Summary: Researchers say 80% of people taking antipsychotics to manage schizophrenia or bipolar disorder experience considerable weight gain. Some patients report up to 33kg of weight gain following taking antipsychotic medications. A new study aims to explore ways of managing weight gain for patients taking antipsychotics.
Source: Aston University
New research led by Dr Gurkiran Birdi and Dr Ian Maidment in the College of Health and Life Sciences at Aston University will explore ways of managing excessive weight gain in patients being treated with antipsychotics for mental health illnesses such as schizophrenia.
The project, known as RESOLVE and funded by the National Institute for Health Research (NIHR), will study non-pharmacological interventions for antipsychotic-induced weight gain in people living with severe mental illness (SMI) by working directly with patients to understand and explain how, why, for whom, and in what contexts non-pharmacological interventions could help service users to manage antipsychotic-induced weight gain.
Antipsychotics are widely used in the treatment of schizophrenia and other severe mental illnesses (SMI). Over the last 20 years, the first generation of antipsychotics has been replaced by the newer second generation of antipsychotics. There are over 220,000 people being treated for schizophrenia in the UK at any one point in time.
Up to 80% of people with schizophrenia or bipolar disorder are overweight or obese. Weight gains of up to 33kg have been reported with antipsychotics. This weight gain has devastating consequences: life expectancy is reduced by 20 years in people with schizophrenia, partly related to the consequences of this weight gain. Diabetes has been reported to be a major issue with second-generation antipsychotics.
In RESOLVE – which includes partners from University of East Anglia, Oxford, Cambridge, Birmingham Universities, the NHS and the McPin Foundation – the researchers will combine literature what has been written about the subject.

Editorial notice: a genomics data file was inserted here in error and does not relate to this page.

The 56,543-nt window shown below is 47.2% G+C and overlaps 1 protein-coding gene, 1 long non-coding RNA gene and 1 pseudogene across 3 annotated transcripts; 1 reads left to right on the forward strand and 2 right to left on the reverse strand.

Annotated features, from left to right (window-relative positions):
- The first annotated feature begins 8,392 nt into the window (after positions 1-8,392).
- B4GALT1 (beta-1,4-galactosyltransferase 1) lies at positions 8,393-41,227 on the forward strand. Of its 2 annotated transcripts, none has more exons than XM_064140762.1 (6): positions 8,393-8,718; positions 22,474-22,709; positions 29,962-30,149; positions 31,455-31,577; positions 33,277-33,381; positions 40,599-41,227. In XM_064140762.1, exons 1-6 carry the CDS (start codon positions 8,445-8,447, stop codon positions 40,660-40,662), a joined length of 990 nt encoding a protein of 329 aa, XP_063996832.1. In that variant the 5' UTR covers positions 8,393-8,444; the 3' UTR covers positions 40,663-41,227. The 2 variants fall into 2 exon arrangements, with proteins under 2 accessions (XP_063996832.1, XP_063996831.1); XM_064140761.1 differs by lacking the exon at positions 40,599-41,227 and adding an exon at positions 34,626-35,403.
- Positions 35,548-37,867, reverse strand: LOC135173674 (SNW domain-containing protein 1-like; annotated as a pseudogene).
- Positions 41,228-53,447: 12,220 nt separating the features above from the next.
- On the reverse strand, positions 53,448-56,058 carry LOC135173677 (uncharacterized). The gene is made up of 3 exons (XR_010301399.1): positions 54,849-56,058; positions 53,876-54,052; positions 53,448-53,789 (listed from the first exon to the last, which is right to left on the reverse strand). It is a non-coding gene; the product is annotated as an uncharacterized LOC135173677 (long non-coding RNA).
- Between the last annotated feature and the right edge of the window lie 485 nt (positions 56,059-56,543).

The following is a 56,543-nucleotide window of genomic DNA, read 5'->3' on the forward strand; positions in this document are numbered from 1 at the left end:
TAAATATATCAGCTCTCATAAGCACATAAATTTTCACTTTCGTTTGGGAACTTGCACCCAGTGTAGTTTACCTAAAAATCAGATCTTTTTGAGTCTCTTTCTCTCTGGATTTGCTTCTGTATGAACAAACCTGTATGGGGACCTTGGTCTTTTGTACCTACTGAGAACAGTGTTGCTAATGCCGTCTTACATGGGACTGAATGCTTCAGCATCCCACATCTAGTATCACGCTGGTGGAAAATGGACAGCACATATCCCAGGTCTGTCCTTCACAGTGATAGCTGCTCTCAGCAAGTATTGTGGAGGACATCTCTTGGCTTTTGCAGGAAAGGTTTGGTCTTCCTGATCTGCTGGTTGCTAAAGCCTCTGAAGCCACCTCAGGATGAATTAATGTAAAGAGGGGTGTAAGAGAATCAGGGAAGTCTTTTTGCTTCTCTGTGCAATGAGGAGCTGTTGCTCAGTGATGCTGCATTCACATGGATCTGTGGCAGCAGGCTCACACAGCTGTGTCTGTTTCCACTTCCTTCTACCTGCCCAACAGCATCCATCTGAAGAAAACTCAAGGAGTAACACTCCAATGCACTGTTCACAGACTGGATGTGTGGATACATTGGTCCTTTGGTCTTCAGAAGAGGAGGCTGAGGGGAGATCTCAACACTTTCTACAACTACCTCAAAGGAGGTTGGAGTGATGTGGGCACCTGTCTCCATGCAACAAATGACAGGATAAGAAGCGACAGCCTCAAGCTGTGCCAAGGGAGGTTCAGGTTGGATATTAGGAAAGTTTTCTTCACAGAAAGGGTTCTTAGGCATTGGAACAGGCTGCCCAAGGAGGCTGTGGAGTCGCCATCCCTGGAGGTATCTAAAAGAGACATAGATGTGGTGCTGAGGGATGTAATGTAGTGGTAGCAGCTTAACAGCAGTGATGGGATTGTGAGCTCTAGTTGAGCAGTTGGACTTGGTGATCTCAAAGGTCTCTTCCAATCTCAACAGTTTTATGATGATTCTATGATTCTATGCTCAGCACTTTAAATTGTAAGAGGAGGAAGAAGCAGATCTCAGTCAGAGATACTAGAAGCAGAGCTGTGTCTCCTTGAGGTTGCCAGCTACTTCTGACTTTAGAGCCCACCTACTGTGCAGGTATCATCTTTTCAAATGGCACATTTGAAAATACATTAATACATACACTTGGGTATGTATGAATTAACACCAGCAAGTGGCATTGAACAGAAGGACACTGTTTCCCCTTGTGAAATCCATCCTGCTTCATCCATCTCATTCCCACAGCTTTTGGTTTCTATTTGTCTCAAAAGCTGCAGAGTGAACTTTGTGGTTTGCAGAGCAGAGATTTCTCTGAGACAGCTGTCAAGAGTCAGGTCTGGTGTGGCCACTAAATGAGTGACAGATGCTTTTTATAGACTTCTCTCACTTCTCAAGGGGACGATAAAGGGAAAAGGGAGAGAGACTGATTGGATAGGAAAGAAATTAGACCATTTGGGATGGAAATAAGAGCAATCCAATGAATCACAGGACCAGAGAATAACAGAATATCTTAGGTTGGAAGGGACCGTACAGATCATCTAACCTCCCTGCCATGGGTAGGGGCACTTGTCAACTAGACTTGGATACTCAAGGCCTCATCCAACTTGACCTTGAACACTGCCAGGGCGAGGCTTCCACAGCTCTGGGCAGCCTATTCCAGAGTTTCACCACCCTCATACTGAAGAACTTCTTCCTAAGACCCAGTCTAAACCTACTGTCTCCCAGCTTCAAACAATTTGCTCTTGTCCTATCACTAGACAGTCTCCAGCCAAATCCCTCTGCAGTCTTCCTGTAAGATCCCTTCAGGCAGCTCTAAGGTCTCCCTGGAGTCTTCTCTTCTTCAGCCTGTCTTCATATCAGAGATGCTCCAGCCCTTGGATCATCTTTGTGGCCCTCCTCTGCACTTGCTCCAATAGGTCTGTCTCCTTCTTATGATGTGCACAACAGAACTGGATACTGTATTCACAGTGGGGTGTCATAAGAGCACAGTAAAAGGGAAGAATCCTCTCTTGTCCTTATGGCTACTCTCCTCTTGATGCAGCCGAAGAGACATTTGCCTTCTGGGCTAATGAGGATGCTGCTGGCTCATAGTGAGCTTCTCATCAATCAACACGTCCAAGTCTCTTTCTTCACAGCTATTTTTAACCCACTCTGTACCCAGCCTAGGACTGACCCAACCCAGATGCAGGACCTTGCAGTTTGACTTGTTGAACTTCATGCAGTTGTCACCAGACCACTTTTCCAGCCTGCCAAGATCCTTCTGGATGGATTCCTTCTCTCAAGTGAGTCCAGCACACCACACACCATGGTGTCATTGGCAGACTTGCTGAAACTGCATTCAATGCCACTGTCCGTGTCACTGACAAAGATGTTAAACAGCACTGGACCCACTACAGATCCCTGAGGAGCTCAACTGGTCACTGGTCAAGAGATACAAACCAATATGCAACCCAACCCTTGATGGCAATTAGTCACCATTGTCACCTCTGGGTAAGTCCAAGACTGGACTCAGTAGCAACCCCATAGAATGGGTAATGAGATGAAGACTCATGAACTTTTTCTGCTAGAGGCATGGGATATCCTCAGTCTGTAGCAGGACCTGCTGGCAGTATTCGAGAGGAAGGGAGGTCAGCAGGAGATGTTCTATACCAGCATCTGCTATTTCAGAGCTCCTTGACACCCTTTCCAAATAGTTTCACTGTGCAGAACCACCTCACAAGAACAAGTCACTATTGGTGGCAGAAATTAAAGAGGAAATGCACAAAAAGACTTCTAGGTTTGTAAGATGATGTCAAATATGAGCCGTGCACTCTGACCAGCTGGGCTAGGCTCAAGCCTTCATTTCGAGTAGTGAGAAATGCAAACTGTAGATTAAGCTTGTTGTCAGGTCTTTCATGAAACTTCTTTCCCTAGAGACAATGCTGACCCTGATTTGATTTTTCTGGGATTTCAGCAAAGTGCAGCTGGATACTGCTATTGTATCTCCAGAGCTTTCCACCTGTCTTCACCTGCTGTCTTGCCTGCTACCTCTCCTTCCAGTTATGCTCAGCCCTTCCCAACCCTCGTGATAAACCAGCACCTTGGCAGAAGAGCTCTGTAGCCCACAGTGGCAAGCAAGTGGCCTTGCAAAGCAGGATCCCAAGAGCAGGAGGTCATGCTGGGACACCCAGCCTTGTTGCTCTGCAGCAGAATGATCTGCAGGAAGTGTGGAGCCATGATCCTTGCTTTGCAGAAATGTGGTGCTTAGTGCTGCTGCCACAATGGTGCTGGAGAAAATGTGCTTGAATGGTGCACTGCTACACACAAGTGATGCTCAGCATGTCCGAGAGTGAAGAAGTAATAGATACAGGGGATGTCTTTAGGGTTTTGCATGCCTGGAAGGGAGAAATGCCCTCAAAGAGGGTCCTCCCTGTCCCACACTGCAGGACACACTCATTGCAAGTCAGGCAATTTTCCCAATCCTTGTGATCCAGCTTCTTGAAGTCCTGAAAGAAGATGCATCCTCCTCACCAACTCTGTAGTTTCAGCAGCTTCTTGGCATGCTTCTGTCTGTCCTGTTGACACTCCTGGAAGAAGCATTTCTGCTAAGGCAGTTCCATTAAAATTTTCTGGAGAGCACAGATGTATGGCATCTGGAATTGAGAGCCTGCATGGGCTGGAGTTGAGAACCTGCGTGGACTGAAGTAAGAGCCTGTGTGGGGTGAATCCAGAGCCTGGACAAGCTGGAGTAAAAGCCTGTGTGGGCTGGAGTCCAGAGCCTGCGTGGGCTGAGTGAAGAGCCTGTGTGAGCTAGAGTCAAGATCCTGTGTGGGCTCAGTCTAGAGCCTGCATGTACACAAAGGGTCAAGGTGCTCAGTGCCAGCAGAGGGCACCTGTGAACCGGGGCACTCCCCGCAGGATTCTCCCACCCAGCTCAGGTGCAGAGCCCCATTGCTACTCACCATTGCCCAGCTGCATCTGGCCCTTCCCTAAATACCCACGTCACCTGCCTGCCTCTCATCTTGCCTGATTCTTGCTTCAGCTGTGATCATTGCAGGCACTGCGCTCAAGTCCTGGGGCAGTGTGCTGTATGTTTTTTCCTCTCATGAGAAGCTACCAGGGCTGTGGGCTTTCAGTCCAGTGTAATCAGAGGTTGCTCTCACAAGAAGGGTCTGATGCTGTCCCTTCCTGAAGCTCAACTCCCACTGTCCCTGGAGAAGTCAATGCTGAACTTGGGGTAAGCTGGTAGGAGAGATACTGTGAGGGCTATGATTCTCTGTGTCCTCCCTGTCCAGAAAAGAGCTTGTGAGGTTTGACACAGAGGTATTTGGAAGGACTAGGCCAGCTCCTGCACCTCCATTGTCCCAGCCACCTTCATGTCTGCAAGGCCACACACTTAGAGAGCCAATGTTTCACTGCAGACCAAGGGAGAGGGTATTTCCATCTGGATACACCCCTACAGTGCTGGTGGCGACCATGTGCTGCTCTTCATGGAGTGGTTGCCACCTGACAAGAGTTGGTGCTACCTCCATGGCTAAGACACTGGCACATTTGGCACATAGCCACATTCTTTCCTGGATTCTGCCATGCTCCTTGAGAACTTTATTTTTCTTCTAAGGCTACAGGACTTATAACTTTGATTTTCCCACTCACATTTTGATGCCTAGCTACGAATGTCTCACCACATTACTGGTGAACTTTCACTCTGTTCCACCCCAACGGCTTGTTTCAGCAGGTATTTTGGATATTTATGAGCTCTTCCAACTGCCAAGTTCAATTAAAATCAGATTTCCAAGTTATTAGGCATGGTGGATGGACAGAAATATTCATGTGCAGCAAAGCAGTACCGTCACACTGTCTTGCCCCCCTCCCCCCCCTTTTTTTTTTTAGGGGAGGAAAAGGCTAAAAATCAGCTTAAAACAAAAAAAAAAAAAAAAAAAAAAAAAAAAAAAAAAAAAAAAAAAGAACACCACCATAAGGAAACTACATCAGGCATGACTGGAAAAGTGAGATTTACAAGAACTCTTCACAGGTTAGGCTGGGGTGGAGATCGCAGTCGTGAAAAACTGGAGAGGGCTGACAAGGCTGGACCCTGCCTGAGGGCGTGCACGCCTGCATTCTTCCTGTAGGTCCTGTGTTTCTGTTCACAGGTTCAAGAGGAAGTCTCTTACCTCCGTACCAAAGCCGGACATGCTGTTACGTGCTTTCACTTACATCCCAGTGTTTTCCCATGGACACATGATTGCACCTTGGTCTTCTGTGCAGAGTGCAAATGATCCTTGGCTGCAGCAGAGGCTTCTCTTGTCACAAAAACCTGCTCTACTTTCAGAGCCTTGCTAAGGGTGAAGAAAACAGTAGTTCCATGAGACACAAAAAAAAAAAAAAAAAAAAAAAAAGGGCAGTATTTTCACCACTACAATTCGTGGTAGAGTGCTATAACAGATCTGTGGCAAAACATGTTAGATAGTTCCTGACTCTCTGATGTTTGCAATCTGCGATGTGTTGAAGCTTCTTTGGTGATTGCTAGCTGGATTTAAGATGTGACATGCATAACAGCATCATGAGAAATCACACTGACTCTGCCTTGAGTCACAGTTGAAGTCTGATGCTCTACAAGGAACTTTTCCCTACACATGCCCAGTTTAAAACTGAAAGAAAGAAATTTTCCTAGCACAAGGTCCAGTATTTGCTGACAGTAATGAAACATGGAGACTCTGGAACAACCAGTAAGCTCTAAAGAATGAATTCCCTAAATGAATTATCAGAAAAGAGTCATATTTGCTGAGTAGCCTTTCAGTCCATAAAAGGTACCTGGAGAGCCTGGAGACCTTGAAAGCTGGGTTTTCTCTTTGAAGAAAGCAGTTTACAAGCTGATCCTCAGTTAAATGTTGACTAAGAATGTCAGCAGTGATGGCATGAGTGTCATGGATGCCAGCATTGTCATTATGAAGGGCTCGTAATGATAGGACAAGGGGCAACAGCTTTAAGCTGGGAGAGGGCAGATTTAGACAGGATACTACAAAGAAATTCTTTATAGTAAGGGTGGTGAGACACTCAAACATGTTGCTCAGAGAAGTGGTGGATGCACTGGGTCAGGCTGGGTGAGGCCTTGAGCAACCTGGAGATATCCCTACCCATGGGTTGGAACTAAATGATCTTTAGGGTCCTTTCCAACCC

The team will also interview volunteers, both people who have suffered from the weight and healthcare staff involved to understand their lived experience of weight gain. We also want to find out what works to help manage weight.
At the end of the project, the team plans to develop guidance for service users and practitioners on the best ways to treat and manage weight gain.
Dr Ian Maidment, reader in clinical pharmacy and lead researcher, said: “Prior to moving to academia, I spent 20 years working in mental health services. This is a really important issue, I have seen patients literally “balloon” weight with their weight increasing from 80 to 120kg. We need to find better ways to help them.”
One member of the RESOLVE Lived Experience Advisory Group said: “The RESOLVE study could provide a tailored solution to my antipsychotic weight gain, that could benefit my unique needs as an individual. I have found that weight gain from taking anti-psychotics has been a real health problem. I find that this is often ignored or stigmatized by friends, family and healthcare professionals. Added to which there seems to be no currently available solution that works”.
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